Girl, if I have to say one thing about being a wedding planner entrepreneur, it’s that it’s hard. I don’t mean like learning to like waking up at 5 am to go to work hard, I mean how to tie your shoes hard or learning how to whistle hard.
Wedding Planner Entrepreneur
There’s tons of trial and error; there’s anger and tons of self-doubt. Extreme highs and extreme lows. It is the biggest and baddest roller coaster ride you’ve ever gone on. But I know you can do it.
The Wedding Planner Entrepreneur Inside Yourself
I’m willing to bet you’ve done it already. Think about it. Did you ever sell Girl Scout cookies, a dessert at a bake sale, or maybe candy bars for school? Right there are three perfect examples of how you may have already been an entrepreneur. Can you remember how you got people to buy your product? Do you remember your successful moments and your most challenging customer? It was hard, but you can now tie your shoes and even whistle, right? It didn’t happen overnight, but it did happen.
Glittered Pine Cones
Looking back, I see that I was always destined to run my own business. It started at the age of eight when I decided I wanted money to buy a horse. I had lofty dreams back then. In fact, I had no idea where I was going to put said horse or how I was going to feed it, but I was certain that if I could buy that horse, everything else would fall into place. I had absolutely nothing to sell—well, at least nothing I was willing to part with for the greater cause. I couldn’t spend money to make money—I had none.
There were three huge pine trees next to our house that were always dropping pine needles and pine cones. One day, I gathered up all the pine cones and decided to set up shop, making beautifully decorated, glittered pine cones. My poor, poor neighbors. I probably harassed them every day for a week, selling my lovely, sparkly pinecones door to door. Needless to say, I did not buy a horse with my profits. But I did learn a valuable lesson: creativity can equal money. I later sold painted snails and apple pies to those wonderful folks on my block. (Though the painted snails weren’t as big of a hit as I thought they would be—go figure, that business failed.)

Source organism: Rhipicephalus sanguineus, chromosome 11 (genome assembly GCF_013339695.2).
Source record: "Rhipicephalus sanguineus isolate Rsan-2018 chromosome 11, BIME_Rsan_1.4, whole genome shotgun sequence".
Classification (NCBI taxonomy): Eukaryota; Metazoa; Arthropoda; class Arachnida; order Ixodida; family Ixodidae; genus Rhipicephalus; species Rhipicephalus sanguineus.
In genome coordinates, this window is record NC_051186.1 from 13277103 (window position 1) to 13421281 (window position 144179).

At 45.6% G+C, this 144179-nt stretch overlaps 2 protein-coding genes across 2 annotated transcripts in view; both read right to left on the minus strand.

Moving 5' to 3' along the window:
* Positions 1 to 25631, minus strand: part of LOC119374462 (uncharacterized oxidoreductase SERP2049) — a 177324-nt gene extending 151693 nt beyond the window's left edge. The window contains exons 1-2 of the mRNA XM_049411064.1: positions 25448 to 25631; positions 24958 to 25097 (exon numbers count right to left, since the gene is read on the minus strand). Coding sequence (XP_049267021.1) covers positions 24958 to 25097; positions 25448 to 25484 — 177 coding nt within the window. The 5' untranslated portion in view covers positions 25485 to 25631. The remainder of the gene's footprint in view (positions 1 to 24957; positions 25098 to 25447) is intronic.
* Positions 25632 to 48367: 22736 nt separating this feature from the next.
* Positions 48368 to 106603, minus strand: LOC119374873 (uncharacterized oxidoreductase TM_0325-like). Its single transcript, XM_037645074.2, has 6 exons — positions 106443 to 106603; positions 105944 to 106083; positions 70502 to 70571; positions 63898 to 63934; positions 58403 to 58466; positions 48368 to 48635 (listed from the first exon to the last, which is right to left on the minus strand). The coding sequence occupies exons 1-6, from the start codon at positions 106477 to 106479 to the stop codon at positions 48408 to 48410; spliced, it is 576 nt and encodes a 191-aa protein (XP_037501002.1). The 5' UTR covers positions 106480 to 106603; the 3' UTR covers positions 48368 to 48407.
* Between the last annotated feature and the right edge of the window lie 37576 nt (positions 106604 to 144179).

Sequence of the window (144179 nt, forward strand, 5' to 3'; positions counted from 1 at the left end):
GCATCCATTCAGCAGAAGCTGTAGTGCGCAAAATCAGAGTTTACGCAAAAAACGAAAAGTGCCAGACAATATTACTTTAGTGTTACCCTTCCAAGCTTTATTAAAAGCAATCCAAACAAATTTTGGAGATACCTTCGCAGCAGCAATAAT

Use a Mantra When the Going Gets Tough
You might currently be in a season of self-doubt and wondering if this entrepreneur thing is really for you. I get it. I’ve been there too. That self-doubt will always be recurrent, though, I’m sorry to say. It might hide its ugly little head for days, weeks, or months, but eventually it will pop up and say hello like a unwanted relative on your doorstep. So when these moments come, think about what you’ve already accomplished, no matter how small they may be. You’ve already done it. You’ve already sold those cookies, pies, and candy bars—you can do it again. Having a wedding planning business is no different. Even if you are an introvert, you can be successful—I’ve seen it done. Today I want you to pick a mantra for yourself. I want you to repeat it daily, but when you’re doubting yourself, I want you to repeat it at least five times a day. If you need help coming up with something, here are a few to choose from:
- Be a warrior, not a worrier.
- Don’t let yesterday take up too much of today.
- Every day is a second chance.
- Commit. Succeed.
- Don’t be afraid to give up the good and go for the great.
- Choose purpose over perfect.
- Don’t give up. Great things take time.
- I am enough.
- Confidence is something you create within yourself by believing in who you are.
- A negative mind will never give you a positive life.
- Accept what is, let go of what was, and have faith in what will be.